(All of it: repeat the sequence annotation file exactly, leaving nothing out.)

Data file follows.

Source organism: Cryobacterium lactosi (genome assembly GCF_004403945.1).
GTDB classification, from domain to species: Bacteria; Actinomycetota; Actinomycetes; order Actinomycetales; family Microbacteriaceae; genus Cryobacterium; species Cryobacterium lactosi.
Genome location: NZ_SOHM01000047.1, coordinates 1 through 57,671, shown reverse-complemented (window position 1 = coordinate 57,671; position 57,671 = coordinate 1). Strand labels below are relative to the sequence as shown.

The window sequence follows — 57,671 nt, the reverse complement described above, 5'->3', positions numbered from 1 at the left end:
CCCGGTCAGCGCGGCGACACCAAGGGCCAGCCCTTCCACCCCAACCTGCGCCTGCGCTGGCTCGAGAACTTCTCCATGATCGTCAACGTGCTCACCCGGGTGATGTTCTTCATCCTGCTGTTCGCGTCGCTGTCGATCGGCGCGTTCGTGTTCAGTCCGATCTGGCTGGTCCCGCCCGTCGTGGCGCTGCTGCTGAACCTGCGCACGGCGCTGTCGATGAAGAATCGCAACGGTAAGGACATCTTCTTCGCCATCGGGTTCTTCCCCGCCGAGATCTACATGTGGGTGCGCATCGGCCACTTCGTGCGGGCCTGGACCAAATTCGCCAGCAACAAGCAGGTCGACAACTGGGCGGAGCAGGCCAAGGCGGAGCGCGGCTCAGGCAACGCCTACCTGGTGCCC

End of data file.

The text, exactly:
Source organism: Cryobacterium lactosi (genome assembly GCF_004403945.1).
GTDB classification, from domain to species: Bacteria; Actinomycetota; Actinomycetes; order Actinomycetales; family Microbacteriaceae; genus Cryobacterium; species Cryobacterium lactosi.
Genome location: NZ_SOHM01000047.1, coordinates 1 through 57,671, shown reverse-complemented (window position 1 = coordinate 57,671; position 57,671 = coordinate 1). Strand labels below are relative to the sequence as shown.

The window sequence follows — 57,671 nt, the reverse complement described above, 5'->3', positions numbered from 1 at the left end:
CCCGGTCAGCGCGGCGACACCAAGGGCCAGCCCTTCCACCCCAACCTGCGCCTGCGCTGGCTCGAGAACTTCTCCATGATCGTCAACGTGCTCACCCGGGTGATGTTCTTCATCCTGCTGTTCGCGTCGCTGTCGATCGGCGCGTTCGTGTTCAGTCCGATCTGGCTGGTCCCGCCCGTCGTGGCGCTGCTGCTGAACCTGCGCACGGCGCTGTCGATGAAGAATCGCAACGGTAAGGACATCTTCTTCGCCATCGGGTTCTTCCCCGCCGAGATCTACATGTGGGTGCGCATCGGCCACTTCGTGCGGGCCTGGACCAAATTCGCCAGCAACAAGCAGGTCGACAACTGGGCGGAGCAGGCCAAGGCGGAGCGCGGCTCAGGCAACGCCTACCTGGTGCCC